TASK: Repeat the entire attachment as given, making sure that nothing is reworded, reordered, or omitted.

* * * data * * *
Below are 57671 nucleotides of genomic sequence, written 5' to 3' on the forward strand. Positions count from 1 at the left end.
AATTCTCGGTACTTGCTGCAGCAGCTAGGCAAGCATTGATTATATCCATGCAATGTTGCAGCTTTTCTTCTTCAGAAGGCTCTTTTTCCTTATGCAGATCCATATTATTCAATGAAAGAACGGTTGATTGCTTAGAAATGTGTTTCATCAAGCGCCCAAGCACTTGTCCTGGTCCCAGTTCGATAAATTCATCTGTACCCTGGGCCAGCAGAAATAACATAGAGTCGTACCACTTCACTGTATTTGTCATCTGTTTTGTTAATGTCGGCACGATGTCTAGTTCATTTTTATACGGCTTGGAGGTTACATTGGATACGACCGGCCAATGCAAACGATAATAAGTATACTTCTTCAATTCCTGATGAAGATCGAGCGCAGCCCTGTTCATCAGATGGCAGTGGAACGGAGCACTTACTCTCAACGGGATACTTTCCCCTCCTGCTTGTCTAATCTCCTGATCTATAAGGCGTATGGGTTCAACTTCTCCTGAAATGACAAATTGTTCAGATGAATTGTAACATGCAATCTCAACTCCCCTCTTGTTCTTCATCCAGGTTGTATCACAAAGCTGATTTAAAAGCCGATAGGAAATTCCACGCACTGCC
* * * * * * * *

Below are 57671 nucleotides of genomic sequence, written 5' to 3' on the forward strand. Positions count from 1 at the left end.
AATTCTCGGTACTTGCTGCAGCAGCTAGGCAAGCATTGATTATATCCATGCAATGTTGCAGCTTTTCTTCTTCAGAAGGCTCTTTTTCCTTATGCAGATCCATATTATTCAATGAAAGAACGGTTGATTGCTTAGAAATGTGTTTCATCAAGCGCCCAAGCACTTGTCCTGGTCCCAGTTCGATAAATTCATCTGTACCCTGGGCCAGCAGAAATAACATAGAGTCGTACCACTTCACTGTATTTGTCATCTGTTTTGTTAATGTCGGCACGATGTCTAGTTCATTTTTATACGGCTTGGAGGTTACATTGGATACGACCGGCCAATGCAAACGATAATAAGTATACTTCTTCAATTCCTGATGAAGATCGAGCGCAGCCCTGTTCATCAGATGGCAGTGGAACGGAGCACTTACTCTCAACGGGATACTTTCCCCTCCTGCTTGTCTAATCTCCTGATCTATAAGGCGTATGGGTTCAACTTCTCCTGAAATGACAAATTGTTCAGATGAATTGTAACATGCAATCTCAACTCCCCTCTTGTTCTTCATCCAGGTTGTATCACAAAGCTGATTTAAAAGCCGATAGGAAATTCCACGCACTGCC